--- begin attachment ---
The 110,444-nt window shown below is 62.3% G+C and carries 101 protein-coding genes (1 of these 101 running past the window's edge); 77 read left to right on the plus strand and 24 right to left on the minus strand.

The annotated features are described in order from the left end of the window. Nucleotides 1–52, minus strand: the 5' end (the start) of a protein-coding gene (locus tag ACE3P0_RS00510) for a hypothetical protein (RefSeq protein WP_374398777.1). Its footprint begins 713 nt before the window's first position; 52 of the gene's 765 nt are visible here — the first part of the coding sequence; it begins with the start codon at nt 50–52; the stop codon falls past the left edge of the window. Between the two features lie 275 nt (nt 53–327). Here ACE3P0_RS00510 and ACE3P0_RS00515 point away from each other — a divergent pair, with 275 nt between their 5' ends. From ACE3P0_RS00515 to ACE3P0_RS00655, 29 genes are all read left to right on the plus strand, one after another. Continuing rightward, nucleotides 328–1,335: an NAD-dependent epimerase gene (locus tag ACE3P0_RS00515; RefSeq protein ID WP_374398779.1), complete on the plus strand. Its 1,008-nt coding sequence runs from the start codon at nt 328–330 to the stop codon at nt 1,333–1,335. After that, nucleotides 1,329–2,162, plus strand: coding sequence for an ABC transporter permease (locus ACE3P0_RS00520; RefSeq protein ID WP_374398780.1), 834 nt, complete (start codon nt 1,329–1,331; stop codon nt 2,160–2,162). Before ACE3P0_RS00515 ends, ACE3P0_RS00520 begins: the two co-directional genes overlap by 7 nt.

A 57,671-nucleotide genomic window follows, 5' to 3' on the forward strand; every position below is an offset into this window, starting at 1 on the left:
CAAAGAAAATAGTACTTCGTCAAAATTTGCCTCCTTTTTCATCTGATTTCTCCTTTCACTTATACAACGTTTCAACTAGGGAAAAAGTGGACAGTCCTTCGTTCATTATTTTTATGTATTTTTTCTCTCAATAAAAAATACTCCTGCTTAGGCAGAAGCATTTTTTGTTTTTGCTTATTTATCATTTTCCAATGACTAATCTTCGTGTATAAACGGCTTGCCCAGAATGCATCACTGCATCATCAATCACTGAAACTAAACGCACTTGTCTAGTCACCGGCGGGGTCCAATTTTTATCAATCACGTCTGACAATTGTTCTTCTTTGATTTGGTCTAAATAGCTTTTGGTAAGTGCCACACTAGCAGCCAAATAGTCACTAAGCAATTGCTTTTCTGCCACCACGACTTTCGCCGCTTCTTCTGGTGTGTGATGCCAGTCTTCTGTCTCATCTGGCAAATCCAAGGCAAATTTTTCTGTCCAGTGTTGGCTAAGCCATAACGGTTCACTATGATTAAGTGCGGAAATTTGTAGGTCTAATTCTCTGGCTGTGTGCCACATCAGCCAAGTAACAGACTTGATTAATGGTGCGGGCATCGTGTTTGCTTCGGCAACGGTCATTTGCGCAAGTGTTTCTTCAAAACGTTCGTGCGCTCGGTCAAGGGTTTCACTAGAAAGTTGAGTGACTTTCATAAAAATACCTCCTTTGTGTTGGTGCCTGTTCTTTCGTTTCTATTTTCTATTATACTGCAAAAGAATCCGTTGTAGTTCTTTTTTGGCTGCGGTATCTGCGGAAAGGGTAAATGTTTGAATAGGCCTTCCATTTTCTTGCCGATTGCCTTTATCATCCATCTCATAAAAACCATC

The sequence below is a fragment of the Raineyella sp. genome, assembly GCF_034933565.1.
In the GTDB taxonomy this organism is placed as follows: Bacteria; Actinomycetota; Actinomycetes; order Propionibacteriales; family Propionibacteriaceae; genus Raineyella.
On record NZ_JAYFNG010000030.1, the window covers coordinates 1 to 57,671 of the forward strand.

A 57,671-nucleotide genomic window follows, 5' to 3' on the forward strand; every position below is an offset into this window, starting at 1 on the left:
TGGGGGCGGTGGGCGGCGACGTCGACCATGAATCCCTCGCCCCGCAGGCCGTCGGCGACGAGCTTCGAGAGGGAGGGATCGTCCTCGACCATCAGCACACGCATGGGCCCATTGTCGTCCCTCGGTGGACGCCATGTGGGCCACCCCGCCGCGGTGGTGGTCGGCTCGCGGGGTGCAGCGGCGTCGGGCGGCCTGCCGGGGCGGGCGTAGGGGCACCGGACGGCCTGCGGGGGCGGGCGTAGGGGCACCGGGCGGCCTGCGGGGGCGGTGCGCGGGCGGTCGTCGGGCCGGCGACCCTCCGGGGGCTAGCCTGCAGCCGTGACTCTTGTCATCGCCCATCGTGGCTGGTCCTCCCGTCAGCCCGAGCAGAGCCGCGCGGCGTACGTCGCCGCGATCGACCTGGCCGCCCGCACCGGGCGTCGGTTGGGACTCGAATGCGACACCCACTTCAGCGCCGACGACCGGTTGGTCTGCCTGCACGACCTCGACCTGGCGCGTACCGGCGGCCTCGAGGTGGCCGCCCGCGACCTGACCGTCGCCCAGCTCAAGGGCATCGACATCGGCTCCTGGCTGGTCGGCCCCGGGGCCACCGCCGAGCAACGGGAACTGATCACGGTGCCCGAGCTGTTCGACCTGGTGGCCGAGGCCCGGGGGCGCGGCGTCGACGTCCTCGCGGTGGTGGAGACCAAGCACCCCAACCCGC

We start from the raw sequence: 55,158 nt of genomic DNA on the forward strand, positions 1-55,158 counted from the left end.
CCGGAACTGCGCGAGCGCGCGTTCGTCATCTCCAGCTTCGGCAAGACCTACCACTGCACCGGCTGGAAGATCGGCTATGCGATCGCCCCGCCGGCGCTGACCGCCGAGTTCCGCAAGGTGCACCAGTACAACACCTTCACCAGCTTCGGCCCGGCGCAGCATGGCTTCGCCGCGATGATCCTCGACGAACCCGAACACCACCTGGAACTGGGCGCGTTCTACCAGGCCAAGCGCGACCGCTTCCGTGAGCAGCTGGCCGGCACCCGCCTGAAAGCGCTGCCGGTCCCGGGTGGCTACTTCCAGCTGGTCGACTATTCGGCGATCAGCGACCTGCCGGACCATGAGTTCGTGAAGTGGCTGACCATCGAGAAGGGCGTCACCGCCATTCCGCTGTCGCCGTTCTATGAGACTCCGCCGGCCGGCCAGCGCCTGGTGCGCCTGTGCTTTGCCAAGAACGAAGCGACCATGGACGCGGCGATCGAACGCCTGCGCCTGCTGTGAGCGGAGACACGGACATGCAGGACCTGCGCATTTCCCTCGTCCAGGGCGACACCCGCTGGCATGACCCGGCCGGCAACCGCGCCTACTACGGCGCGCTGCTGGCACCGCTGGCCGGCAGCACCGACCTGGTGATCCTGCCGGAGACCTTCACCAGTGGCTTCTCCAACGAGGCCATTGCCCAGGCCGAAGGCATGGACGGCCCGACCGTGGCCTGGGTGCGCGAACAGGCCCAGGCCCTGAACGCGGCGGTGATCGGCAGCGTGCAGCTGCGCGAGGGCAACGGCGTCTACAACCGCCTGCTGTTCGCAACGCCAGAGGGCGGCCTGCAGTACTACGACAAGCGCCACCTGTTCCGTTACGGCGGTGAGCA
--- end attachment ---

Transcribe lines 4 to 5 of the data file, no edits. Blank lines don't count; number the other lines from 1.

CAAAGAAAATAGTACTTCGTCAAAATTTGCCTCCTTTTTCATCTGATTTCTCCTTTCACTTATACAACGTTTCAACTAGGGAAAAAGTGGACAGTCCTTCGTTCATTATTTTTATGTATTTTTTCTCTCAATAAAAAATACTCCTGCTTAGGCAGAAGCATTTTTTGTTTTTGCTTATTTATCATTTTCCAATGACTAATCTTCGTGTATAAACGGCTTGCCCAGAATGCATCACTGCATCATCAATCACTGAAACTAAACGCACTTGTCTAGTCACCGGCGGGGTCCAATTTTTATCAATCACGTCTGACAATTGTTCTTCTTTGATTTGGTCTAAATAGCTTTTGGTAAGTGCCACACTAGCAGCCAAATAGTCACTAAGCAATTGCTTTTCTGCCACCACGACTTTCGCCGCTTCTTCTGGTGTGTGATGCCAGTCTTCTGTCTCATCTGGCAAATCCAAGGCAAATTTTTCTGTCCAGTGTTGGCTAAGCCATAACGGTTCACTATGATTAAGTGCGGAAATTTGTAGGTCTAATTCTCTGGCTGTGTGCCACATCAGCCAAGTAACAGACTTGATTAATGGTGCGGGCATCGTGTTTGCTTCGGCAACGGTCATTTGCGCAAGTGTTTCTTCAAAACGTTCGTGCGCTCGGTCAAGGGTTTCACTAGAAAGTTGAGTGACTTTCATAAAAATACCTCCTTTGTGTTGGTGCCTGTTCTTTCGTTTCTATTTTCTATTATACTGCAAAAGAATCCGTTGTAGTTCTTTTTTGGCTGCGGTATCTGCGGAAAGGGTAAATGTTTGAATAGGCCTTCCATTTTCTTGCCGATTGCCTTTATCATCCATCTCATAAAAACCATC

The sequence below is a fragment of the Raineyella sp. genome, assembly GCF_034933565.1.